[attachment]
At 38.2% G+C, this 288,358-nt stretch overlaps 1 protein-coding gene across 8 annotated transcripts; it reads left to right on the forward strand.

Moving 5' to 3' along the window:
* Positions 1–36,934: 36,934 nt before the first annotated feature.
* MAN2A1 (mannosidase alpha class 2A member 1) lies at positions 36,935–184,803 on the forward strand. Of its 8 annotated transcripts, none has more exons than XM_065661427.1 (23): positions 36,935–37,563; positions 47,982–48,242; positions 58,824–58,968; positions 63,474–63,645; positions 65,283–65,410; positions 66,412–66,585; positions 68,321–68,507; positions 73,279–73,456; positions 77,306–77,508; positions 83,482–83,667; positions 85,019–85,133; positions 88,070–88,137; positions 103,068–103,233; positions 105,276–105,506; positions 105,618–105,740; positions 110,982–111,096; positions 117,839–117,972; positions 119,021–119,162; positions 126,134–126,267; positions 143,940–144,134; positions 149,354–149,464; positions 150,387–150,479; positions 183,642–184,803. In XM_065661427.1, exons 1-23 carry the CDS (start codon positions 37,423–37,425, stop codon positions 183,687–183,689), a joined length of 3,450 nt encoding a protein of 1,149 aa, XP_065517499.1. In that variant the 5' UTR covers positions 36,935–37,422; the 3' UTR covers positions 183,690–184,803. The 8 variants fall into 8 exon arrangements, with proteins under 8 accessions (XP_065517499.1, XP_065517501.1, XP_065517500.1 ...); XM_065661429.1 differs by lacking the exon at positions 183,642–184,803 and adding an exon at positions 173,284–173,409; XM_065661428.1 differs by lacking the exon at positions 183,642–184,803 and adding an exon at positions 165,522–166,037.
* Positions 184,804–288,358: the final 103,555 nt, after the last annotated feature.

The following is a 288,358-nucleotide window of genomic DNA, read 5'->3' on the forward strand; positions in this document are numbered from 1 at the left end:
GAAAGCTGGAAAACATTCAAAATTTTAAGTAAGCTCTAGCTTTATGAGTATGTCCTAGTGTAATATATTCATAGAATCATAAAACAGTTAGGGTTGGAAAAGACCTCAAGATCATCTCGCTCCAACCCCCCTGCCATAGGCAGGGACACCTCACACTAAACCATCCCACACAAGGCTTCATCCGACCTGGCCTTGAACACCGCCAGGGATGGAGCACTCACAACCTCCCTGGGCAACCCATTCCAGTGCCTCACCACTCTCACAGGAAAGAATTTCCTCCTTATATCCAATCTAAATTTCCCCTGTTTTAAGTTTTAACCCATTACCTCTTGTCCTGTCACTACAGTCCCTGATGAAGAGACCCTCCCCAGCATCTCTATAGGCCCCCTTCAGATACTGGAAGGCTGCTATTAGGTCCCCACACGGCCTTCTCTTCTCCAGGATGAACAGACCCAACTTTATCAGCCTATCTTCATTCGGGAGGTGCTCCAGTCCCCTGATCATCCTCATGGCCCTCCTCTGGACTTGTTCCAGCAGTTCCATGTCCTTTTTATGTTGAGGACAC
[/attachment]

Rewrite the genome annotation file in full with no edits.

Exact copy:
At 38.2% G+C, this 288,358-nt stretch overlaps 1 protein-coding gene across 8 annotated transcripts; it reads left to right on the forward strand.

Moving 5' to 3' along the window:
* Positions 1–36,934: 36,934 nt before the first annotated feature.
* MAN2A1 (mannosidase alpha class 2A member 1) lies at positions 36,935–184,803 on the forward strand. Of its 8 annotated transcripts, none has more exons than XM_065661427.1 (23): positions 36,935–37,563; positions 47,982–48,242; positions 58,824–58,968; positions 63,474–63,645; positions 65,283–65,410; positions 66,412–66,585; positions 68,321–68,507; positions 73,279–73,456; positions 77,306–77,508; positions 83,482–83,667; positions 85,019–85,133; positions 88,070–88,137; positions 103,068–103,233; positions 105,276–105,506; positions 105,618–105,740; positions 110,982–111,096; positions 117,839–117,972; positions 119,021–119,162; positions 126,134–126,267; positions 143,940–144,134; positions 149,354–149,464; positions 150,387–150,479; positions 183,642–184,803. In XM_065661427.1, exons 1-23 carry the CDS (start codon positions 37,423–37,425, stop codon positions 183,687–183,689), a joined length of 3,450 nt encoding a protein of 1,149 aa, XP_065517499.1. In that variant the 5' UTR covers positions 36,935–37,422; the 3' UTR covers positions 183,690–184,803. The 8 variants fall into 8 exon arrangements, with proteins under 8 accessions (XP_065517499.1, XP_065517501.1, XP_065517500.1 ...); XM_065661429.1 differs by lacking the exon at positions 183,642–184,803 and adding an exon at positions 173,284–173,409; XM_065661428.1 differs by lacking the exon at positions 183,642–184,803 and adding an exon at positions 165,522–166,037.
* Positions 184,804–288,358: the final 103,555 nt, after the last annotated feature.

The following is a 288,358-nucleotide window of genomic DNA, read 5'->3' on the forward strand; positions in this document are numbered from 1 at the left end:
GAAAGCTGGAAAACATTCAAAATTTTAAGTAAGCTCTAGCTTTATGAGTATGTCCTAGTGTAATATATTCATAGAATCATAAAACAGTTAGGGTTGGAAAAGACCTCAAGATCATCTCGCTCCAACCCCCCTGCCATAGGCAGGGACACCTCACACTAAACCATCCCACACAAGGCTTCATCCGACCTGGCCTTGAACACCGCCAGGGATGGAGCACTCACAACCTCCCTGGGCAACCCATTCCAGTGCCTCACCACTCTCACAGGAAAGAATTTCCTCCTTATATCCAATCTAAATTTCCCCTGTTTTAAGTTTTAACCCATTACCTCTTGTCCTGTCACTACAGTCCCTGATGAAGAGACCCTCCCCAGCATCTCTATAGGCCCCCTTCAGATACTGGAAGGCTGCTATTAGGTCCCCACACGGCCTTCTCTTCTCCAGGATGAACAGACCCAACTTTATCAGCCTATCTTCATTCGGGAGGTGCTCCAGTCCCCTGATCATCCTCATGGCCCTCCTCTGGACTTGTTCCAGCAGTTCCATGTCCTTTTTATGTTGAGGACAC